Recent activities
The Tetraplegia Hand Surgery Unit is devoted to science-based clinical practice. We prioritize participation at international meetings, interactions with colleagues sharing our interest and, most importantly, the persons living with tetraplegia. Posted below are messages and reports as well as relevant activities that we have participated in lately.

Friday, October 2, 2015

Tetraplegia Hand Surgery Topic at Austrian Trauma Society

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Old Town Salzburg
The Austrain Trauma Society (Österreichische Gesellschaft für Unfallchirurgie) congress in Salzburg, arranged a symposium on reconstruction of hand function after damage to central and peripheral nervous system. Professors Robert Schmidhammer and Jan Fridén overviewed the topics "Functional Improvement of  Upper Extremity Function after Peripheral Nerve Injuries and "Improvement of Upper Extremity Function in Tetraplegia by Surgery".  Both presenters not only detailed the surgical procedures but also emphasized the need for a solid team efforts and patient-perceived outcome measurements. Discussions dealt with several important issues in a broader perspective for example  strategies to establish routines for early assessments and how to establish solid and sustainable organizations to guarantee continous development and service.

Tuesday, August 25, 2015

Review Article on Upper Extremity Nerve Transfer Published with Australian Research Partners

An important state-of-the-art paper entitled “Review of Upper Extremity Nerve Transfer in Cervical Spinal Cord Injury” was published in the open-access journal “Brachial Plexus and Peripheral Nerve Injury“. Together with first and last authors Sarah Cain and Natasha van Zyl from University of Melbourne, Australia, Andreas Gohritz and Jan Fridén summarized an analysis of  all nerve transfer cases published to date in the literature. This review summarizes the functional results in 59 cases with 89 nerve transfers performed, including 15 cases of double-nerve transfer and 1 case of triple-nerve transfer from 13 studies with extractable data. Overall, 89 nerve transfers have been performed in 57 males and 2 females with a mean age of 34 years. The mean SCI level was C6 (range: C5–7), time to surgery post-SCI was 19.9 months (range: 4.1–156 months), and follow-up time was 18.2 months (range: 3–60 months). All case reports recorded a Medical Research Council (MRC) score of 3 or 4 for recipient muscle power, but two early case series reported more variable results.

Saturday, June 27, 2015

Invited State-of-the-Art Lecture at German-Speaking Spinal Cord Society Meeting


An invited special lecture on tetraplegia hand surgery was delivered by Jan Fridén at the 28th congress of the Deutschsprachige Medizinische Gesellschaft für Paraplegie (DMGP, German-Speaking Medical Society of Paraplegia) on June 24-27, 2015. This annual meeting united physicians and therapists working at spinal cord centers of Germany, Austria and Switzerland was held in Kassel, Germany, perfectly organized by Dr. Marion Saur (photo left). Important scientific contributions were made by the Nottwil team and the special lecture was exceptionally well received by the audience. Many detailed and inspiring questions and a lively discussion reflected the growing interest of the rehabilitation medicine community on surgical rehabilitation of arm and hand function. The next DMGP meeting will be in 2016 in Hamburg, Germany - www.dmgp-kongress.de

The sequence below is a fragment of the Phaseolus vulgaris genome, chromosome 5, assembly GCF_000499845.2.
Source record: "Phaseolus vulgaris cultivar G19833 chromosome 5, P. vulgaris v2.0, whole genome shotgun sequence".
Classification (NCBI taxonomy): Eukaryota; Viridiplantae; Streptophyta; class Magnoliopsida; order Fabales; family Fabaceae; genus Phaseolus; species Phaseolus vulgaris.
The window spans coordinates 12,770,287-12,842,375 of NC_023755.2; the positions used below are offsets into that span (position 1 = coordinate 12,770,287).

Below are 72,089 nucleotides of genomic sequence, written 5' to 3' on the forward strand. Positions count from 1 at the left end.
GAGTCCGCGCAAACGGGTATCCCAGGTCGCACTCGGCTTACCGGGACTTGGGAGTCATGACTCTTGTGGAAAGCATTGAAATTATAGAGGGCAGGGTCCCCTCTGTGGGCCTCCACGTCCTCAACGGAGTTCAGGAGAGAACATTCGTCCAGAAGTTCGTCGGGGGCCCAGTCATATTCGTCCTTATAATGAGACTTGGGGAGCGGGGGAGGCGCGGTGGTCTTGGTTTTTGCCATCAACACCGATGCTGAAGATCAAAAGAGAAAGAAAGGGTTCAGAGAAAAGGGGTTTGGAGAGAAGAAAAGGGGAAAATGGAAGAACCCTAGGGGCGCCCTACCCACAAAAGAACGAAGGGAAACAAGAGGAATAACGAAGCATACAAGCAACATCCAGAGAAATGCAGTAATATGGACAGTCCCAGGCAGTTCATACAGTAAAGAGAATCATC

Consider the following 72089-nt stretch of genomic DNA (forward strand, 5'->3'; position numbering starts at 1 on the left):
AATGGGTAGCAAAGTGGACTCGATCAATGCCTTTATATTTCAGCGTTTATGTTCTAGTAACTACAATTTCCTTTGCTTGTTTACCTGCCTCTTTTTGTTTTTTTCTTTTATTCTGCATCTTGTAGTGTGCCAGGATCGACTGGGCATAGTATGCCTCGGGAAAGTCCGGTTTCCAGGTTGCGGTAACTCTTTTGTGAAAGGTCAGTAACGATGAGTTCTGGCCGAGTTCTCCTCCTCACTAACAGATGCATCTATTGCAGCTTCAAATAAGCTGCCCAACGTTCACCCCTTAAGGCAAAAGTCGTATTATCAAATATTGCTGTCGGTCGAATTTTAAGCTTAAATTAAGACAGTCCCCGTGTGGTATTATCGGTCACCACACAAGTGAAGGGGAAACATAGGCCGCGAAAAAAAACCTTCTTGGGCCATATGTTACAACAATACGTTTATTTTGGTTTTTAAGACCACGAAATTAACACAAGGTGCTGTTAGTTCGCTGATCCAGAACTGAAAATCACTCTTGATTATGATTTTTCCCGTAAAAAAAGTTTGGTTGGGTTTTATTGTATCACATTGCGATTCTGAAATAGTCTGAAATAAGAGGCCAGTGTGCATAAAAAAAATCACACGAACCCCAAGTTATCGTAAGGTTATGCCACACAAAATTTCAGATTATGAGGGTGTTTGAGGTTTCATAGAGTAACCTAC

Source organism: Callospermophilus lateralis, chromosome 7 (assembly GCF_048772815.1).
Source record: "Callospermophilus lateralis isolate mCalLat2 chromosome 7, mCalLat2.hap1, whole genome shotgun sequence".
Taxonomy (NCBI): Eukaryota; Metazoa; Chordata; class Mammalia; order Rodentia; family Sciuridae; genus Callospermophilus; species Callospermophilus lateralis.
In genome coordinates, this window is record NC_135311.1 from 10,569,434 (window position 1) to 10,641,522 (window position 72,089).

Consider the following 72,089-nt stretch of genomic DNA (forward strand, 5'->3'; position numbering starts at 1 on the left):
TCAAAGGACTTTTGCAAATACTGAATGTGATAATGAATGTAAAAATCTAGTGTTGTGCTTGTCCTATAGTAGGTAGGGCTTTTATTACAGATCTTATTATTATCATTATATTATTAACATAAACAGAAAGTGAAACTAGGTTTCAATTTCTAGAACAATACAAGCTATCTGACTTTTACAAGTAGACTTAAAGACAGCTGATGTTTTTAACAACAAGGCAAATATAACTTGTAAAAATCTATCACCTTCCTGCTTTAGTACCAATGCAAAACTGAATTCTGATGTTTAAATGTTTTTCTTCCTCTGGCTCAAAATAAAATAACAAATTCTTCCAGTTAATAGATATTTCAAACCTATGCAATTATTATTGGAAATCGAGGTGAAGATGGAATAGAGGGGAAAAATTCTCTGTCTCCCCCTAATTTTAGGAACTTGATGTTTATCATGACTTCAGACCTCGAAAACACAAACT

Friday, June 12, 2015

“Trinational Hand Meeting” in Basel

Swimming in the Rhein (photo Dr. Gohritz)
  The „Trinational Hand Meeting“ in Basel, Switzerland in May 2015 was organized by Prof. Schaefer, head of Plastic and Hand Surgery and his team at Basel University Hospital. This special meeting united only personally invited hand surgeons from the Rhein region of Germany, Switzerland and France to exchange practical experience and knowledge by discussing clinical cases in a friendly and relaxed atmosphere. The invited speaker of this year was Jan Fridén who presented an “Update on Functional Restoration in the Upper Extremity after Spinal Cord Injury and Amputation”.
The meeting took place at the Medartis Campus in Basel and also included an exciting guided tour through the high-technology production sites of modern osteosynthesis material. The scientific part was followed by a refreshing swim in the Rhein and an invitation of the host to have a superb dinner with amicable conversations at the traditional Basel restaurant “Schlüsselzunft”.

Friday, May 22, 2015

Grand Opening of Centre for Advanced Reconstruction of Extremities at Sahlgrenska University Hospital

Using his robotic arm, Magnus Niska cuts the symbolic band

A highly anticipated and much wanted dream came true when C.A.R.E., "Centre for Advanced Reconstruction of Extremities", was officially opened on May 22nd.  More than 150 patients and visitors attended the event. 
Filip Andersson demonstrates his hand skills after reconstruction
Vice Chair of Sahlgrenska University Hospital, Professor Lars Grip spoke to the audience. Lars Grip said: "This is day of completion of a deliberate effort by the Hospital and Academy to merge two highly specialized branches of hand and orthopaedic surgery to the benefit of our patients. They will be welcomed to an integrated, translational, research-intensive, modern and patient-friendly facility. We have high expectations that this new unit will allow development of advanced reconstructions in patients with paralyses of extremities or amputations after injuries and diseases".  Targeted muscle innervation, nerve and tendon transfer techniques, osseo-integration of brain-governed robotic arms and skilled personnel for rehabilitation will guarantee development and expert treatment at many levels. According to Dr. Carina Reinholdt, chair of C.A.R.E., patients with needs for assessment and treatment after cervical spinal cord injuries, brain injury with spasticity, plexus injuries and other peripheral nerve injuries as well as amputations are welcome to this new unit. "I also want to stress that patients from other countries outside Sweden may be referred to us", said Dr. Reinholdt.

Friday, May 15, 2015

Grand Rounds Presentation at Rehabilitation Institute of Chicago